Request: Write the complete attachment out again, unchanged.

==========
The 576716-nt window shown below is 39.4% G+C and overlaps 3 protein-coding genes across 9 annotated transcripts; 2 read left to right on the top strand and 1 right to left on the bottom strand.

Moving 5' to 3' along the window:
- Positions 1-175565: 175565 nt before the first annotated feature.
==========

The 576716-nt window shown below is 39.4% G+C and overlaps 3 protein-coding genes across 9 annotated transcripts; 2 read left to right on the top strand and 1 right to left on the bottom strand.

Moving 5' to 3' along the window:
- Positions 1-175565: 175565 nt before the first annotated feature.